Five years ago, when I was 18, I was checked into a hospital near my hometown. I had tremors, odd thoughts and acted erratically. I was eventually diagnosed with bipolar type I, a serious mental illness. Out of treatment six months later, I was eased off medication to the point of lucidity, at which point I thought, My God, I’m a crazy person now.
Living with a mental disorder has become my new normal, but it’s a difficult thing to discuss with other people, especially those who don’t suffer themselves. Often, I conceal it. Yet I’m endlessly fascinated with whatever it is I’ve got. I want to know more. As I see increasing attention paid to mental issues in our society, I know that I’d like to be a part of the discussion.
I’ve had success in classes, jobs, friendships and relationships — in spite of or because of my condition. I consider myself lucky because although I am someone several degrees closer to addiction, suicide and violence, I don’t personally deal with these issues. I also don’t relish the association. I don’t want to be seen as crazy. Yet, by not talking about it, I am left with family and friends who don’t understand or even know what I deal with. Mum is not the word here.
I’ve got a story to share about mental health. My perception of mental health, however, is tied up in what psychologist Carl Jung calls the collective unconscious. Discussing my own story and also addressing its place in that zeitgeist would be like planting a tree in a barren wilderness (or something like that). I have to discuss myself, and the collective unconsciousness also. It may seem a bit vague, until you look at the places where cultural biases surface — places like news, cinema, medicine. Let me give some examples.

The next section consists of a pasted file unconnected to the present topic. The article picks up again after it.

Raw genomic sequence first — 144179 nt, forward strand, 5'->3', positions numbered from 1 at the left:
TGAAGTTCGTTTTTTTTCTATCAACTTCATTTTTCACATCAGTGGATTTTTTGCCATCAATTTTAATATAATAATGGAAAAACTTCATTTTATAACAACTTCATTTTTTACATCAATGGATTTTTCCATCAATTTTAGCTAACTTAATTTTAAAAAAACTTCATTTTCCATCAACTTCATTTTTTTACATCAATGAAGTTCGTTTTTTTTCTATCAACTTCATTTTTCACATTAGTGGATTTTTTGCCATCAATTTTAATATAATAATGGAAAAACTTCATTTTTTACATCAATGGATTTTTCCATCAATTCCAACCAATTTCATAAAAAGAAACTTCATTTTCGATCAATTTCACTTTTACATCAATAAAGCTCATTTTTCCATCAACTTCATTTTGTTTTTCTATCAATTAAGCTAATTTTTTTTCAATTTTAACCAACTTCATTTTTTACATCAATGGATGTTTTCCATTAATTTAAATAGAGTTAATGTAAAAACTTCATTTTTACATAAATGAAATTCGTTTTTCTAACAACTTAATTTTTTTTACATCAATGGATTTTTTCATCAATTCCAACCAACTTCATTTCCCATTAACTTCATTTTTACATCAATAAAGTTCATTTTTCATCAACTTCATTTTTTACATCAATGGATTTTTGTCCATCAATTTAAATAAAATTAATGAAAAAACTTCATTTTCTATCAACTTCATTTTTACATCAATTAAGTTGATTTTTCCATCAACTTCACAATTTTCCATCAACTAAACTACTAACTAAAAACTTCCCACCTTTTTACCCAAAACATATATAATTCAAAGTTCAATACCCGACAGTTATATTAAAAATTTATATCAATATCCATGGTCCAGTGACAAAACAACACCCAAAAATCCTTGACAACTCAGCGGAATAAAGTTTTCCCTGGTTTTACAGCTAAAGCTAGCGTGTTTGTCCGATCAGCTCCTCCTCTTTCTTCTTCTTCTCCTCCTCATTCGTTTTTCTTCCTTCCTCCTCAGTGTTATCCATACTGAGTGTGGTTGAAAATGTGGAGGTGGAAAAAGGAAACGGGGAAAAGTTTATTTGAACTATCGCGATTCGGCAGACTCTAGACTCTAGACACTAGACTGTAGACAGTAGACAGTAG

First, mental disorders are in the news a lot these days. Whether it’s analyzing a homicide or celebrity breakdown, or trying to set up mental aid for the families of Ebola victims. Psychiatry and psychology are considered “softer” sciences, so essentially any issue can be construed as a mental health debate. The stressed-out student, disenfranchised homeless person and other stereotyped people have been political talking points in the news for decades. There is also a continuing debate over effects and methods of psychoanalysis, psychiatry, genealogy and spirituality (from religious exorcisms to zen).
Furthermore, mental health is in cinema all the time, and not just as clichés. Matt Damon in The Informant! (2009) or Bradley Cooper in The Silver Linings Playbook (2012). Something must be sexy about mental illness for such actors to portray it (Clooney is more the norm in Michael Clayton, playing opposite the bipolar role). I don’t see myself when I look at these portrayals, but that’s beside the point. Whether or not you relate to Richard Gere in Mr. Jones (2013) or Claire Danes in “Homeland,” both reduce stigmas and allow for more openness in our culture.
Moreover, in 1999, the Surgeon General released its first report on mental health. One of its findings was that “About one in five Americans experiences a mental disorder in the course of a year. Approximately 15 percent…of [those] adults…experience a co-occurring substance…use disorder, which complicates treatment.” Drugs and disorders blur the trail of cause and effect. When I got a 5150 (police code for constraint for being a mental threat), I wondered how much of my behavior was due to the pot and mushrooms I was currently on, and how much was truly due to my bipolar disorder.
Lastly, drugs seem to play a role in the etiology (or cause) of a mental disease. For me, hallucinogens enhanced my a priori thought patterns, bringing my mania to the surface much sooner in my adulthood. I am thankful I didn’t become addicted to those drugs, knowing others who weren’t so lucky. From cravings to smoking or taking oxycontin or just sharing a drink with friends, those addicted to drugs that trigger (and perhaps cause) their conditions have it tough. I drink occasionally – never been a trigger for me – but wonder whether it’s worth it.
Media, cinema, science, narcotics. These and many more things are bound up with our perception of the mind. In the coming columns I’d like to go into these subjects in depth, using my own personal experience as lense through which to view them. I’d like to share that experience as well, in so much as it can help.
PAUL BEREZOVSKY can be reached at firstname.lastname@example.org